‘I’ve often thought of a female Christ,’ Eileen Myles writes, in the novel COOL FOR YOU. Myles concludes that such a thing could never happen, citing ‘people’s feelings about the delicacy of women,’ and the fact that they see female suffering as a ‘meaningless display.’ ‘If you belittle us in school,’ they add, ‘treat us like slaves at home… what would be the point in seeing [a woman] half nude and nailed up? Where’s the contradiction?’ In 1969, the Danish artist Lene Adler Peterson walked through The Stock Exchange in Copenhagen, naked, with a crucifix, for a piece most commonly referred to as THE FEMALE CHRIST. The title, a tautology for the same reasons Myles suggests, is itself a provocation. (Coverage of the event from the Danish paper POLITIKEN takes great pains to note that Peterson is ‘beautiful.’) Is femininity, with this supposedly ingrained and obvious capacity for suffering, incompatible with Godliness? If it is rare for us to see a female Christ, it is not rare for women to self-sacrifice in order to achieve what they perceive as greatness, and history has seen many female martyrs. Wilgefortis of Portugal, who prayed that God would make her ugly, starved herself until she grew hair all over her body, eventually — almost like a female Christ — ending up crucified. Catherine of Siena, who died at the age of thirty-three — again, like Christ — ate nothing but the Eucharist for the last few years of her life, and forced herself to vomit almost daily. Like a lot of their less pious sisters, they improved themselves through creeping self-annihilation.
‘Starvation,’ Hilary Mantel wrote in the LONDON REVIEW OF BOOKS in 2004, reviewing several biographies about saints who did not eat in order to experience a dizzying closeness to the Lord, ‘was a constant in these women’s lives. It melted their flesh away, so that the beating of their hearts could be seen behind the racks of their ribs. It made them one with the poor and destitute, and united them with the image of Christ on the cross.’ She quotes a biography of the nineteenth-century martyr Gemma Galgani, who died in 1903 and was eventually canonised: ‘Ecstasies are unforgettable, and they are tyrannical. Those who experience them helplessly shape their lives in order to create the possibility of another encounter with the holy.’ Prolonged fasting, and particularly what the sufferer feels is disciplined, worshipful fasting, does cause ecstasy, a kind of lightheaded derangement. Because the effects are not just psychological, but physical, the sufferer manifests their suffering, leading what Marnell calls a ‘conspicuous existence.’ The distinction between anorexia mirabilis — defined as ‘an illness found primarily in devout women who forgo food to achieve purification of the soul’ — and anorexia nervosa — defined as ‘an emotional disorder characterized by an obsessive desire to lose weight by refusing to eat’ — is not always entirely clear, the two sicknesses usually seen as two points on one unhappy, contextually-driven continuum of self-harm. ‘From a historical perspective,’ the historian Joan Jacobs Brumberg writes, in FASTING GIRLS: A HISTORY OF ANOREXIA NERVOSA, ‘certain social and cultural systems, at different points in time, [have] encourage[d] or promote[d] control of appetite in women, but for different reasons and purposes… today’s anoretic is one of a long line of women and girls who have used control of appetite, food and the body as a focus of their symbolic language.’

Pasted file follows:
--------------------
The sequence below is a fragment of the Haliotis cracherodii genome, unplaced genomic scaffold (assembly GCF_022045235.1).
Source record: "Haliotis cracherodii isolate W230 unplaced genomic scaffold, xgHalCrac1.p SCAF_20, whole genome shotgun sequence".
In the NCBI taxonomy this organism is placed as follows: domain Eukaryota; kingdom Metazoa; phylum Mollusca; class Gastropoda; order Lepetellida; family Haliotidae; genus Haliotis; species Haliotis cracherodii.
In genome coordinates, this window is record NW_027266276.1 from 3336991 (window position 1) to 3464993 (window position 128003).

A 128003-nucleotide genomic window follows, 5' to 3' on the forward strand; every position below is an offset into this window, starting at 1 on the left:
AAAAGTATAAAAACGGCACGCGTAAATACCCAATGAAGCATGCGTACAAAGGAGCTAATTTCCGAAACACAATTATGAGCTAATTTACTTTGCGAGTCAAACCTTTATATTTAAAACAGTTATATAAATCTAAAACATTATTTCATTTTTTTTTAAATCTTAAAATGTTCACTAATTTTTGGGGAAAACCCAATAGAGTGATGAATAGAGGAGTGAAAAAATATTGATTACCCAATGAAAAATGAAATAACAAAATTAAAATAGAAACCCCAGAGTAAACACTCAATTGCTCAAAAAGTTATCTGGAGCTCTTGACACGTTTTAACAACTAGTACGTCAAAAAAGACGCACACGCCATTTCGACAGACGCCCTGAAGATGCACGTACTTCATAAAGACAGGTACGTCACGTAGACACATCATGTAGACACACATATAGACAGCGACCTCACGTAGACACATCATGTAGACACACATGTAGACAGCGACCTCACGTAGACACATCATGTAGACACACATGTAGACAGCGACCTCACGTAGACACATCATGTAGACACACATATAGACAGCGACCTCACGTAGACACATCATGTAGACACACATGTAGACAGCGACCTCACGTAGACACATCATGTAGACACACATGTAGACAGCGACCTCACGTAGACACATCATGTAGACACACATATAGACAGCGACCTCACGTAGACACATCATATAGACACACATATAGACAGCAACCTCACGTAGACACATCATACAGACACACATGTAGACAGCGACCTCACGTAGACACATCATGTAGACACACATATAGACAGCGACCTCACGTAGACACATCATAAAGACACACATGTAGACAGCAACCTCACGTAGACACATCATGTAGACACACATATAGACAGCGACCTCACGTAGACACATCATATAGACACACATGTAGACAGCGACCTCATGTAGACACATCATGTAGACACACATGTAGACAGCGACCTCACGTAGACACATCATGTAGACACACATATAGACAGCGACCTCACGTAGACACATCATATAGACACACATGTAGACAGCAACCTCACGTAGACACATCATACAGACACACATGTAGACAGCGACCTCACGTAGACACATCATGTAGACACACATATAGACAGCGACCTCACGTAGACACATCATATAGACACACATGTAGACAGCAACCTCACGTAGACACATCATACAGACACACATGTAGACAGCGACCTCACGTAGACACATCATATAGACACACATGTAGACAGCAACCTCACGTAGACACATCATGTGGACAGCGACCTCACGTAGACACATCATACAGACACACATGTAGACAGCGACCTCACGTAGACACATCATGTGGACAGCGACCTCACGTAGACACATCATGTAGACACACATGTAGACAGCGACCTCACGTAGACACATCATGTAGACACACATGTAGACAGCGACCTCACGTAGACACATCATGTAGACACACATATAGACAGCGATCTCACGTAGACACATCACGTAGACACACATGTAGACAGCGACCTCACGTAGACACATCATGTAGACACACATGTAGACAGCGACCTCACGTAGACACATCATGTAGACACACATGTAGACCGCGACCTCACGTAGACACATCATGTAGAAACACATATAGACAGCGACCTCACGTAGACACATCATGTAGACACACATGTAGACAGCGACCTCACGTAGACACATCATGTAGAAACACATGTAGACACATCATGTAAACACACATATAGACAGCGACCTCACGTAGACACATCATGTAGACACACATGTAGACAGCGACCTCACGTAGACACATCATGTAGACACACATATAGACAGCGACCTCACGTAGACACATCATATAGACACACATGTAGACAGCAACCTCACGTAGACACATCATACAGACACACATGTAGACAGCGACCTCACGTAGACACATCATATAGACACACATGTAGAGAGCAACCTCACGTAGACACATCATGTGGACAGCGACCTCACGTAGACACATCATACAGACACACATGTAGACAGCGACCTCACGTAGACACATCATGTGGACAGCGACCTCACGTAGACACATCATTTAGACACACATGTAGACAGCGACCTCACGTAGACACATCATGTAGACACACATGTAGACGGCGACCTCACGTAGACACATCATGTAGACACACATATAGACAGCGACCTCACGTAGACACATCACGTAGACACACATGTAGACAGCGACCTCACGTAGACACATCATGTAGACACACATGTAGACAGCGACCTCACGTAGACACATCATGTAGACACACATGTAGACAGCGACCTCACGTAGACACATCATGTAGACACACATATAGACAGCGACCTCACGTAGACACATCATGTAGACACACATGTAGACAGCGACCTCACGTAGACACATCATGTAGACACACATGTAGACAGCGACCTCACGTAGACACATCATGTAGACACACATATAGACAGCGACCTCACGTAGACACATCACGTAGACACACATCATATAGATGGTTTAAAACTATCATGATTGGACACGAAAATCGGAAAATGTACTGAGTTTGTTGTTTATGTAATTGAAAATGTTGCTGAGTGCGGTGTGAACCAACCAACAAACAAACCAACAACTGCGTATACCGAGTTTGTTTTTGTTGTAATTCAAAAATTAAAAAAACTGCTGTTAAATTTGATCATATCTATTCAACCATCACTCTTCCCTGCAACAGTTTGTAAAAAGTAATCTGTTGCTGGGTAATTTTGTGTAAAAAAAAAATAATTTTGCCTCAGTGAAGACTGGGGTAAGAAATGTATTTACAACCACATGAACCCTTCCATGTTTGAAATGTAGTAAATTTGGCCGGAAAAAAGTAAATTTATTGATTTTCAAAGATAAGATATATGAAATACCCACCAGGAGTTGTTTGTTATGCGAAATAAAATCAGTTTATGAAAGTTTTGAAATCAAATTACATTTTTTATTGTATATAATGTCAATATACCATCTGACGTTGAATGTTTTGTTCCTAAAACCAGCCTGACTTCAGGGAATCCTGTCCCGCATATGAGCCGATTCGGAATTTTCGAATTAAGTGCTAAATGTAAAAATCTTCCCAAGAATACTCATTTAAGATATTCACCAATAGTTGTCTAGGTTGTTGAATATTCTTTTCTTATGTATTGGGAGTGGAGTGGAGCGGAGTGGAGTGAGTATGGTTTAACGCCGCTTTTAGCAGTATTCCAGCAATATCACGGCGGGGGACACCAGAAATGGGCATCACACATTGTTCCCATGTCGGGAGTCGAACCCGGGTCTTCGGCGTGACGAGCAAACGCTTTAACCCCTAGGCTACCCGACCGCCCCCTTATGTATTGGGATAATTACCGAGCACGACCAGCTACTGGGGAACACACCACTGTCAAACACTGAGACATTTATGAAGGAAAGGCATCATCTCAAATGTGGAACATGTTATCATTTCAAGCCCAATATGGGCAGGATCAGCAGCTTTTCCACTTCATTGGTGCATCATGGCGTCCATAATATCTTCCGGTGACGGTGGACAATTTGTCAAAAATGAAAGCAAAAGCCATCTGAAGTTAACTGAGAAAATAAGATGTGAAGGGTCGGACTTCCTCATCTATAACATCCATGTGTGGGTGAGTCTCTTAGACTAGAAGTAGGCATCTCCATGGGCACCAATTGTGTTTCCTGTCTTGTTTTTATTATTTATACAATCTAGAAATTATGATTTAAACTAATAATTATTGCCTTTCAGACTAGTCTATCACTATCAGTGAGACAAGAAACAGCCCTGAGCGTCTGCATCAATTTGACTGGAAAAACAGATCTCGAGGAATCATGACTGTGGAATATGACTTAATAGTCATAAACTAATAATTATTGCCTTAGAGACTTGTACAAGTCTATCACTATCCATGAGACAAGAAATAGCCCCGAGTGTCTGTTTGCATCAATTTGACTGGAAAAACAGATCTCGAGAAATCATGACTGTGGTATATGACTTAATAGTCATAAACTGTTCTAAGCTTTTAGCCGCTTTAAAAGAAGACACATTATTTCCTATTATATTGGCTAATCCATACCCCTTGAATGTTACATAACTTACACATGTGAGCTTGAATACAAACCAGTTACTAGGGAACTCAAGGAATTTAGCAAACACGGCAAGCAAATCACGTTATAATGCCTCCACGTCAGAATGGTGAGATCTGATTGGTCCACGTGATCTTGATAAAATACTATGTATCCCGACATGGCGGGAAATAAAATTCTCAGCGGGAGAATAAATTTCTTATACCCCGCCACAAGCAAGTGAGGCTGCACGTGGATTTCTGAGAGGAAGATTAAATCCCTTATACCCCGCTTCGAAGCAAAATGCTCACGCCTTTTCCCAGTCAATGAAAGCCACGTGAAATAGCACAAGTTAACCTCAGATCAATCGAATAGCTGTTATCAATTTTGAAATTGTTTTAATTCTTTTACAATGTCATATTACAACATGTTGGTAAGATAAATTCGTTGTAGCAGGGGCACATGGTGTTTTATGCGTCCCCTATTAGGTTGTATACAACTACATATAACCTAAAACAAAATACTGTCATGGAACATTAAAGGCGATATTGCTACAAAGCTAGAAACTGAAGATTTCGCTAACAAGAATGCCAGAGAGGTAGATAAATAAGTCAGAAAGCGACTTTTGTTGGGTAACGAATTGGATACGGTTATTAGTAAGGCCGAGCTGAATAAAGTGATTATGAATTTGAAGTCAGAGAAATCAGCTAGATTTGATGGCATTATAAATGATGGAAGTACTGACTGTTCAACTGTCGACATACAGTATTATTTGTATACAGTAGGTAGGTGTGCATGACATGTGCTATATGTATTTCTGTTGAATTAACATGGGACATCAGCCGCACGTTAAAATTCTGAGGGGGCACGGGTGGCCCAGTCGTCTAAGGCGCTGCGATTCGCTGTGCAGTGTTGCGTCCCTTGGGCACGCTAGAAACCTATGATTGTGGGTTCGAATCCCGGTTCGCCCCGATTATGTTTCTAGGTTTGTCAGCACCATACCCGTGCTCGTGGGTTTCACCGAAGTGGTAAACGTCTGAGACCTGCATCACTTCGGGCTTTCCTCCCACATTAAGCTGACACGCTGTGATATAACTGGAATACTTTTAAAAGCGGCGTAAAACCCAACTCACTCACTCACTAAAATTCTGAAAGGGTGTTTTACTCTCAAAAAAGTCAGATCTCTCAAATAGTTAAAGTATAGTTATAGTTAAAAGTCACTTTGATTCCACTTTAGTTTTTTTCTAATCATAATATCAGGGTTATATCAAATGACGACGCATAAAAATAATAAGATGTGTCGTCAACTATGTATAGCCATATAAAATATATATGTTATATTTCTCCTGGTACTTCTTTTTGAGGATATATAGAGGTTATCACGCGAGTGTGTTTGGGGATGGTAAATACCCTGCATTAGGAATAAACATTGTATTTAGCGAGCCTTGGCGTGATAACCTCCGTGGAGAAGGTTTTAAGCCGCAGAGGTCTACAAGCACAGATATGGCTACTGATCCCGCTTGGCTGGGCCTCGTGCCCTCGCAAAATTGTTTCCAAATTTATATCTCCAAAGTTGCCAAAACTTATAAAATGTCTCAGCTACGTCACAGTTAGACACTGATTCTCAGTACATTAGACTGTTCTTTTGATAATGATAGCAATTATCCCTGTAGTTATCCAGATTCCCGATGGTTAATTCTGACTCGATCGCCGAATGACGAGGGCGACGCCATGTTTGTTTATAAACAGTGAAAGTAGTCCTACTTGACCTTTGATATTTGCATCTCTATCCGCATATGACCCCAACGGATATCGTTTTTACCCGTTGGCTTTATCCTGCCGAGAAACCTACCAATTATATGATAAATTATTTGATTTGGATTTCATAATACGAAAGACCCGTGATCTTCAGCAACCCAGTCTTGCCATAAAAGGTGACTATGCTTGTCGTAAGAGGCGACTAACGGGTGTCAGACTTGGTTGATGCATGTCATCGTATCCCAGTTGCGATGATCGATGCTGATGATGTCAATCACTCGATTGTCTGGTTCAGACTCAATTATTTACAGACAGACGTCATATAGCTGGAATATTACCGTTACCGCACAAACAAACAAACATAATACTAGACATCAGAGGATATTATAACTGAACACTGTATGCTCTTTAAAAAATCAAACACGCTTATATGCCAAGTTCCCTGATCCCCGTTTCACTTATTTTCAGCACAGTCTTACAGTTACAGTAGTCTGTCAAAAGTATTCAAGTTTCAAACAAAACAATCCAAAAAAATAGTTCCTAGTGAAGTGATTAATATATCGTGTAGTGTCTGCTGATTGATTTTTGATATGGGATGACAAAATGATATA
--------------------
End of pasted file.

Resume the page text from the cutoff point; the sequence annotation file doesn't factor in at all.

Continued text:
In SAINT MAUD, a new film by the writer-director Rose Glass, a plain and soft-spoken young nurse with a past trauma aims to mould herself into the living image of devotion by renouncing her old name, adopting the abstemious lifestyle of a nun, and beginning what she believes is a direct, bodily conversation with the Christian God. His communications with her, moving her to the point of eye-rolling, stumbling rapture, often appear more sexual than spiritual, a kind of fucking of the soul. As their relationship progresses, he demands more and more pain, her body becoming a war zone as she tries to prove her love: she burns her hand, baptises herself using hydrogen peroxide, fills the insides of her beaten-up shoes with nails. It is important to her that her suffering is visible and undeniable, a marker of her status as a very special emissary with a divine purpose. Roaming Scarborough in the guise of a literal female Christ, wrapped toga-like in a pale bed-sheet and delighted by the nails pricking her soles, she could not be more conspicuous, or less like other girls. Certain moments of ecstatic union between herself and the Almighty — such as when she vomits violently, then levitates, suddenly weightless, in the kitchen of her studio flat — occur as she begins deranging herself further, her mind lost to agony.